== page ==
Hague heads to Azerbaijan amidst election controversy for “mega gas deal”

Press Release 17 Dec 2013 admin

On Tuesday Foreign Secretary William Hague will be one of the first European politicians to visit Azerbaijan after Ilham Aliyev’s internationally condemned re-election as President. Hague will be there to attend the ceremony for the signing of a pipeline agreement that will see two trillion cubic meters of gas pumped from Azerbaijan to Europe.

Hague will be attending a signing ceremony in Baku for the Trans-Adriatic Pipeline (TAP) as the BP-led Shah Deniz consortium finalises the investment agreement. This is a key part of the Euro-Caspian Mega Pipeline,1 which would move 16bn cubic meters per year of offshore gas from the coast of Azerbaijan to Southern Italy.2 The huge pipeline network would cross six countries and go under the Adriatic Sea. Azerbaijan’s oil production peaked at 800,000 barrels per day in 2009 and has now declined to 660,000. This means gas will play a key role in maintaining Aliyev’s rule.3

This ceremony will make Europe the primary consumer of Azerbaijani gas for at least the next 35 years and the pipeline infrastructure may continue to be used even after Azerbaijan’s gas deposits are depleted. It was recently announced that the Transcaspian Pipeline, which would move gas under the Caspian Sea from Turkmenistan to Europe, is on the list of European Energy Projects of Common Interest. These projects are earmarked to receive €5.85 billion between them.4

Hague’s trip has been criticised, coming so soon after the internationally condemned Azerbaijani Presidential elections. The vote descended into farce when a government phone app appeared to release the election results the day before polls opened. In addition several videos showing ballot-box stuffing and carousel voting emerged. The observation mission of the OSCE Office for Democratic Institutions and Human Rights (ODIHR) found there were widespread violations during the election and concluded it fell far short of international standards.5

In the eighteen months running up to the election the Azeri authorities conducted what Human Rights Watch called “a deliberate, abusive strategy to limit dissent”.6 There are now 142 political prisoners in the country two of whom were expected to be election candidates until their incarceration forced them to withdraw, according to the Human Rights Club of Baku, who have conducted extensive research.7 The Azerbaijan authorities have used false charges to arrest many of these prisoners, including possession of narcotics and weapons, as well as hooliganism.

Azerbaijani activists have taken to twitter to call for William Hague not to put energy deals before human rights. Former Azerbaijani Political Prisoner and eminent writer, Emin Milli tweeted “As a former prisoner of conscience I wonder if you will talk with Aliyev @presidentaz only about oil/gas deals? I expect more”. A letter from UK and Azerbaijani campaigners and journalists has been sent to William Hague calling on him not to attend the TAP signing ceremony and instead to spend his time talking to Azerbaijani civil society.

An international coalition of affected communities and human rights and environmental organisations is opposing the Euro-Caspian Mega Pipeline. The infrastructure will lock Europe into fossil fuel dependency for at least the next 30 years and put over a billion tonnes of CO2 into the atmosphere by 2048.8 It will also lead to the creation of militarised zones created along vast sections of the route. Last week a session at the Italian Parliament ended in chaos as the 5 Stars Movement attempted to postpone voting on the ratification of the pipeline agreement, arguing the pipeline would harm the economy and environment of the coastal region of Puglia.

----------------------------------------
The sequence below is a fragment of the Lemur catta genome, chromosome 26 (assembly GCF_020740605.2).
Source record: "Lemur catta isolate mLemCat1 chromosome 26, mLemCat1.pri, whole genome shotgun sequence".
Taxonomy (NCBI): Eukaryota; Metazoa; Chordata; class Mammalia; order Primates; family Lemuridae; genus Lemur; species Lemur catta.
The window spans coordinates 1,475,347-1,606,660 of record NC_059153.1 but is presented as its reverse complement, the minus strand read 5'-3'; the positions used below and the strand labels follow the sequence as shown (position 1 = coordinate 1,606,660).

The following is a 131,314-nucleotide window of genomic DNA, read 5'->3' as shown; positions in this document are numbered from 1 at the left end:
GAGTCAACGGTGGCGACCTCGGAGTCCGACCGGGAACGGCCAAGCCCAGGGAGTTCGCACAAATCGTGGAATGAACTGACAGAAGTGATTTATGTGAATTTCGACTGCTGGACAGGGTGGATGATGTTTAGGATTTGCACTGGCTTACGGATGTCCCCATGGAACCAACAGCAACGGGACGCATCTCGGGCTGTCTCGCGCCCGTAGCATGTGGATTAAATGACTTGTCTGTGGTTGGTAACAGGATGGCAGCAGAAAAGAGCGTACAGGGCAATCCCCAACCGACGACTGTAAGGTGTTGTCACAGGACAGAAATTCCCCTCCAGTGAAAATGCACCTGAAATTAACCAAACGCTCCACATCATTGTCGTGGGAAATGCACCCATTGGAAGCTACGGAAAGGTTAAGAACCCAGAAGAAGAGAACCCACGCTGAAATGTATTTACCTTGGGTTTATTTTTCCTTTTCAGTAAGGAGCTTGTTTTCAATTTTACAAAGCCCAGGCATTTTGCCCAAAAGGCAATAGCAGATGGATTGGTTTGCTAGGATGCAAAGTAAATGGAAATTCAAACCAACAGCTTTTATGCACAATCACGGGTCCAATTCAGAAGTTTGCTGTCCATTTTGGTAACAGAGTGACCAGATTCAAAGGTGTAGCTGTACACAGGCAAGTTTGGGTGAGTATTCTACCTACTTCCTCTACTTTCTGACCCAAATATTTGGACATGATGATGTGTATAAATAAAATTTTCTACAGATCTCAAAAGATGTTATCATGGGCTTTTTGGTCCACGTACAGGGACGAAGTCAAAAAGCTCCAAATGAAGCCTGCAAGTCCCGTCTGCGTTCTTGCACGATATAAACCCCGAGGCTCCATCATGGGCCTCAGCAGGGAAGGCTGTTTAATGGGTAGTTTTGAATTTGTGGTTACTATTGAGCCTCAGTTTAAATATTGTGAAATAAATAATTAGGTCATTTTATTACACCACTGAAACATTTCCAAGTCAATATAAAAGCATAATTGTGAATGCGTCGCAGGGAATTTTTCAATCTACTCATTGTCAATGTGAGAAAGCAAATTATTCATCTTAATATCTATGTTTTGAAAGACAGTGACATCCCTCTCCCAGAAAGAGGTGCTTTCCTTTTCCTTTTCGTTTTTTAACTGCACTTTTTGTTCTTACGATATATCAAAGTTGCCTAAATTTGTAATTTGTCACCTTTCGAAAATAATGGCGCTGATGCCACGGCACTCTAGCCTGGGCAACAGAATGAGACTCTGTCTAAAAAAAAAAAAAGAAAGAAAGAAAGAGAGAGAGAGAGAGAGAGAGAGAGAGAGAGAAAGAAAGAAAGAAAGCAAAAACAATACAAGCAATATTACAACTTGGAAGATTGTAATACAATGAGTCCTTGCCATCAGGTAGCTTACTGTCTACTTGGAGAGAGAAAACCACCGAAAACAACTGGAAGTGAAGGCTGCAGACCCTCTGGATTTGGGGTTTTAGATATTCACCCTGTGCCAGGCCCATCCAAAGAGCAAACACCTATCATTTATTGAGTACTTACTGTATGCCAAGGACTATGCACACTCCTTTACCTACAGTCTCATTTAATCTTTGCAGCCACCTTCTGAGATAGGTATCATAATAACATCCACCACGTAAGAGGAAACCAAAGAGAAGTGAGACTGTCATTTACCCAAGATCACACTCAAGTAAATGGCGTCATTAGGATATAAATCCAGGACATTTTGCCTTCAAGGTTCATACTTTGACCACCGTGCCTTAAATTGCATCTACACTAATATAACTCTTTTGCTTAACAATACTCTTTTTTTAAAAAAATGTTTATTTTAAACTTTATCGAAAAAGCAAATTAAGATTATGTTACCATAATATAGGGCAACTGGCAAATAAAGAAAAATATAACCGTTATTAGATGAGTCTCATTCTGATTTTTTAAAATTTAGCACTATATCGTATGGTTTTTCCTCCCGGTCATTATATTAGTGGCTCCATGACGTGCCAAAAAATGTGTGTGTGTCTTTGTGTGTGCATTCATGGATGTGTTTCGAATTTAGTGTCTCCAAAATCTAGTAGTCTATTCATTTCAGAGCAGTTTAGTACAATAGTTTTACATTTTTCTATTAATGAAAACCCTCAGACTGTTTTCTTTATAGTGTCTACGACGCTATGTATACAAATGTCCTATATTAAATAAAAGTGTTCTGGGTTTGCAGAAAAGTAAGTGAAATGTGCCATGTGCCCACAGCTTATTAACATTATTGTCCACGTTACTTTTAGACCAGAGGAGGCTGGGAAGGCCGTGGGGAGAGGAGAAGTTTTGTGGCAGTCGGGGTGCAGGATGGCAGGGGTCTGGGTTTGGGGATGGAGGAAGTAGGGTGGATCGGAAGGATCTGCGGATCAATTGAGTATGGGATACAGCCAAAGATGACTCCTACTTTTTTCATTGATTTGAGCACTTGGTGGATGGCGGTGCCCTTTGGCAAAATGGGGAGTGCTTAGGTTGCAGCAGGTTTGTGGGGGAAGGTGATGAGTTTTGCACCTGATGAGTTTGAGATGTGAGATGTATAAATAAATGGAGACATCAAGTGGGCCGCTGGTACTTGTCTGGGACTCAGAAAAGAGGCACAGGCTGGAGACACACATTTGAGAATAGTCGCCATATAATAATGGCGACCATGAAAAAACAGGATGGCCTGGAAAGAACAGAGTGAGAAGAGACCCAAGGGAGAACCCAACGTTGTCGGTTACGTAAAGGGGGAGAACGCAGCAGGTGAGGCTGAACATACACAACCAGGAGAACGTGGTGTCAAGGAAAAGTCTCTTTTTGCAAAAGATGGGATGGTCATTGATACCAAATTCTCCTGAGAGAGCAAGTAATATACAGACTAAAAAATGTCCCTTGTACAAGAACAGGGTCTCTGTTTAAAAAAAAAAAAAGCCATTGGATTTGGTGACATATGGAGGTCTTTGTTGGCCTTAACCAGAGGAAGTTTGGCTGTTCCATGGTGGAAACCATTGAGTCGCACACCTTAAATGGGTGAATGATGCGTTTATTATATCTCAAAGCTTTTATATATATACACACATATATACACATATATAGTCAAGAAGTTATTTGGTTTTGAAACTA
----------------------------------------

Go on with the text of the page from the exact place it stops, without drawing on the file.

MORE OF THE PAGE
Emma Hughes, Platform, London: “Hague’s trip follows hot on the heels of another undemocratic election in Azerbaijan. Making energy deals with this corrupt dictatorship means that the UK’s “dash for gas” is contributing significantly to the political repression of democracyactivists in Azerbaijan.”

Rasul Jafarov, Human Rights Club, Baku: “We know that Hague’s visit will focus on oil and gas, but we hope he will raise the issue of political prisoners with Aliyev.”

Elena Gerebizza, Re:Common, Italy: “The Euro-Caspian Mega Pipeline will serve the interests of oil and gas multinationals and financial markets. It has nothing to do with access to energy for European citizens. This pipeline is one of the gas mega-projects that communities in Italy are opposing as a threat to their way of life, and to economic activities that are based on agriculture, tourism and fisheries along the beautiful coast of Puglia.”


For more information contact Emma Hughes on 07801140192 / [email protected]


  1. Platform:
  1. The pipeline would run from 26 new gas wells in the Azeri Caspian Sea, where fossil fuel would be forced westwards through the South Caucasus Pipeline Expansion across Azerbaijan & Georgia. From there, the new Trans-Anatolian Natural Gas Pipeline would pump the gas across the entire length of Turkey, to the border with Greece. From here a further line would run: the Trans-Adriatic Pipeline across Greece and Albania to Italy.
  1. Platts:
  1. European Commission:
  1. OSCE:
  1. Human Rights Watch
  1. The Civic Solidarity Platform:
  1. This is calculated according to figures taken from TAP’s website: and figures on the level of though-put from TANAP:
  1. In September 2012 Platform released The Oil Road – Journeys from the Caspian Sea to the City of London a book which follows the route of the BTC oil pipeline and the oil as its moved from Azerbaijan to Europe:


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